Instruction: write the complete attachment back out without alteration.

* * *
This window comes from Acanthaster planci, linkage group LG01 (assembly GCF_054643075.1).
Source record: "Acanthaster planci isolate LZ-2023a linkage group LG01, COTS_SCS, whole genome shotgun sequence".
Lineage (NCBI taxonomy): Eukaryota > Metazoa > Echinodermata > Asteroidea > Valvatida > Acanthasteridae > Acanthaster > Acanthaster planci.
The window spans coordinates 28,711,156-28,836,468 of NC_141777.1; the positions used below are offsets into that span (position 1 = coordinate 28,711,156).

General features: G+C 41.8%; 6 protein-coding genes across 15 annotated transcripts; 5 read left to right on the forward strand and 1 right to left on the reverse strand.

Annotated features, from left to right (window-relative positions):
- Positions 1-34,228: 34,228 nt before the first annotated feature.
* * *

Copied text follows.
This window comes from Acanthaster planci, linkage group LG01 (assembly GCF_054643075.1).
Source record: "Acanthaster planci isolate LZ-2023a linkage group LG01, COTS_SCS, whole genome shotgun sequence".
Lineage (NCBI taxonomy): Eukaryota > Metazoa > Echinodermata > Asteroidea > Valvatida > Acanthasteridae > Acanthaster > Acanthaster planci.
The window spans coordinates 28,711,156-28,836,468 of NC_141777.1; the positions used below are offsets into that span (position 1 = coordinate 28,711,156).

General features: G+C 41.8%; 6 protein-coding genes across 15 annotated transcripts; 5 read left to right on the forward strand and 1 right to left on the reverse strand.

Annotated features, from left to right (window-relative positions):
- Positions 1-34,228: 34,228 nt before the first annotated feature.